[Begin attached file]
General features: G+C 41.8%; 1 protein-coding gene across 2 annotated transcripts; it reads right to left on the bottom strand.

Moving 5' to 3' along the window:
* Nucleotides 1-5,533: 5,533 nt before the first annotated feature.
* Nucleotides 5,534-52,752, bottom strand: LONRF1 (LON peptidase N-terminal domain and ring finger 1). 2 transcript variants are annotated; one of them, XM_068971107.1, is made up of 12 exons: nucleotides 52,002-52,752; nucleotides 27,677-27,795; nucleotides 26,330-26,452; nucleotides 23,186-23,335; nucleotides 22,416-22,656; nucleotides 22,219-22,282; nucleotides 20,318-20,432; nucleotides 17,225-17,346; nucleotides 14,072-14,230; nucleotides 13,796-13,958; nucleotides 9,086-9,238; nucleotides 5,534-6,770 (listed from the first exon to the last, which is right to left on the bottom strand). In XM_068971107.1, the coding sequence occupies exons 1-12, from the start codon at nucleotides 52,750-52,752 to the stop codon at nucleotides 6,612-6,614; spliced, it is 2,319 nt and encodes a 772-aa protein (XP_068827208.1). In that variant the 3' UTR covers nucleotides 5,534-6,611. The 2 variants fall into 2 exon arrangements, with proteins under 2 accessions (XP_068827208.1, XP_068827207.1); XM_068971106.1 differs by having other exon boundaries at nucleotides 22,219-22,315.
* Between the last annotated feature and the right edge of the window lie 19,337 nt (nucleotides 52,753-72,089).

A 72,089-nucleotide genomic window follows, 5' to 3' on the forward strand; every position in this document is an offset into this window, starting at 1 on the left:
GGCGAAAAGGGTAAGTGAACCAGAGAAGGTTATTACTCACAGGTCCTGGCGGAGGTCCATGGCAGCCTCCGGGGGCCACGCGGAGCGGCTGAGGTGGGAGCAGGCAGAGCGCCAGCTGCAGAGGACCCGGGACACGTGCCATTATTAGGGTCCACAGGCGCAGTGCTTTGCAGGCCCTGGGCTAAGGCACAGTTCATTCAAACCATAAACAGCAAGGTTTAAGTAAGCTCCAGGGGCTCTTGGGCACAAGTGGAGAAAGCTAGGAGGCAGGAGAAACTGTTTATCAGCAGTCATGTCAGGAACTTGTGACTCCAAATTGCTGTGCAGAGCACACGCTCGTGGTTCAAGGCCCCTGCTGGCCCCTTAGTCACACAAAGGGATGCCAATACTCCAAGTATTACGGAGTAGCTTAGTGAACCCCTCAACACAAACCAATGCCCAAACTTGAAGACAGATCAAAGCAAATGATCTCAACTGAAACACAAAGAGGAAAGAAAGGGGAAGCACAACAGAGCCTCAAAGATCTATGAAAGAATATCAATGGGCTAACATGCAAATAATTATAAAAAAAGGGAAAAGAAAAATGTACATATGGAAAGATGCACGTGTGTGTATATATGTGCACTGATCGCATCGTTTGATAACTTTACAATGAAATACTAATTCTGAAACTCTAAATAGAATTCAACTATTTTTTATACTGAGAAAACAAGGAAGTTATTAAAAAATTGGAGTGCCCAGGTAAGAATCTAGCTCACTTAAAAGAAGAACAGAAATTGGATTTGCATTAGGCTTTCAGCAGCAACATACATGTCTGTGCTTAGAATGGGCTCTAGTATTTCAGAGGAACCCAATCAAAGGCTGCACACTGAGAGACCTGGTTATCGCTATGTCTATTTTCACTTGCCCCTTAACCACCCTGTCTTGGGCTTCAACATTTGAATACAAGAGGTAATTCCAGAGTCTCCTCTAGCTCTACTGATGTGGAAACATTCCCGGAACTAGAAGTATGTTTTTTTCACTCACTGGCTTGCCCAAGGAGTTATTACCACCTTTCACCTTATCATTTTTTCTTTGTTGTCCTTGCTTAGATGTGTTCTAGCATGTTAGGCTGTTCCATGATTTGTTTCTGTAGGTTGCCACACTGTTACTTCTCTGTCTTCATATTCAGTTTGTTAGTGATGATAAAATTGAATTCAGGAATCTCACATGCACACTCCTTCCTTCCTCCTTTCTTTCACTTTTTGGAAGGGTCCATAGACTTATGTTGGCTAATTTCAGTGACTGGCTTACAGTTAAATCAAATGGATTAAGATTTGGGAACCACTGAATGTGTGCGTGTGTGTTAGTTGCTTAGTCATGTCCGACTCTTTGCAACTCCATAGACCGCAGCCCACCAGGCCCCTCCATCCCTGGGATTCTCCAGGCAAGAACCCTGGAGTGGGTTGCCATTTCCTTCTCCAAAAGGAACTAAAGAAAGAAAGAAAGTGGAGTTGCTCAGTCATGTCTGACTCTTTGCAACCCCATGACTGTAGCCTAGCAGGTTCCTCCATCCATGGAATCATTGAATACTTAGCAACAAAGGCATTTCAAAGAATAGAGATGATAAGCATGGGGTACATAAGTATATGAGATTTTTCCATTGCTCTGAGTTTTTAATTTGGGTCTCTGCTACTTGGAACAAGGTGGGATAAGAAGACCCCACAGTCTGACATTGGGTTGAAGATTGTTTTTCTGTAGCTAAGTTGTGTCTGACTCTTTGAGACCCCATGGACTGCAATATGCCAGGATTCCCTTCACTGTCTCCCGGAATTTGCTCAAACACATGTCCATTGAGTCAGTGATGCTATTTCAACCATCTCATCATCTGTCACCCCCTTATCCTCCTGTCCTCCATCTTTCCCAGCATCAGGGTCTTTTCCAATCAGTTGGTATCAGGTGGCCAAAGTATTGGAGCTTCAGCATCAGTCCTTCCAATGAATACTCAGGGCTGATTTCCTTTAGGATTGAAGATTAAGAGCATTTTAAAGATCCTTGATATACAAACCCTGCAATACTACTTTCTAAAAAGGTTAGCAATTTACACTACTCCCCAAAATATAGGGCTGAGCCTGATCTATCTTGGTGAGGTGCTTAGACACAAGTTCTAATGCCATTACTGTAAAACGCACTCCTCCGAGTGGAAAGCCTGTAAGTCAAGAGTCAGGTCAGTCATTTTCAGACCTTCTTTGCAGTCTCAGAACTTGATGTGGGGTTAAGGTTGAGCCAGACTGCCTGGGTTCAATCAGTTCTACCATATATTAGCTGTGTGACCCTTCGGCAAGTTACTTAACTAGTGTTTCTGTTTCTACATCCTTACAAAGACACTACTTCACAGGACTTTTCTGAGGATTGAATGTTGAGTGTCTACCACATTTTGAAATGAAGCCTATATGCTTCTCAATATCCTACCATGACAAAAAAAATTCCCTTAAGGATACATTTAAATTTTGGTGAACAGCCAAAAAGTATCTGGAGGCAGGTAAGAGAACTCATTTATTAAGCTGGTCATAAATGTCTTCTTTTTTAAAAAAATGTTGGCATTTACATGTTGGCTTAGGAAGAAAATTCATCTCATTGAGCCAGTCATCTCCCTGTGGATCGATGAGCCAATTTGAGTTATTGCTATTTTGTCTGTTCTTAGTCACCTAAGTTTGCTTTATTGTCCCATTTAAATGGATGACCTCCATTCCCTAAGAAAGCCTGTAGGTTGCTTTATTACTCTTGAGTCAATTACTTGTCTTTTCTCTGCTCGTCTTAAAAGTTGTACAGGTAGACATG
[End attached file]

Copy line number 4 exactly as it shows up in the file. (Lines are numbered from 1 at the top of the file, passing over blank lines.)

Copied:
* Nucleotides 5,534-52,752, bottom strand: LONRF1 (LON peptidase N-terminal domain and ring finger 1). 2 transcript variants are annotated; one of them, XM_068971107.1, is made up of 12 exons: nucleotides 52,002-52,752; nucleotides 27,677-27,795; nucleotides 26,330-26,452; nucleotides 23,186-23,335; nucleotides 22,416-22,656; nucleotides 22,219-22,282; nucleotides 20,318-20,432; nucleotides 17,225-17,346; nucleotides 14,072-14,230; nucleotides 13,796-13,958; nucleotides 9,086-9,238; nucleotides 5,534-6,770 (listed from the first exon to the last, which is right to left on the bottom strand). In XM_068971107.1, the coding sequence occupies exons 1-12, from the start codon at nucleotides 52,750-52,752 to the stop codon at nucleotides 6,612-6,614; spliced, it is 2,319 nt and encodes a 772-aa protein (XP_068827208.1). In that variant the 3' UTR covers nucleotides 5,534-6,611. The 2 variants fall into 2 exon arrangements, with proteins under 2 accessions (XP_068827208.1, XP_068827207.1); XM_068971106.1 differs by having other exon boundaries at nucleotides 22,219-22,315.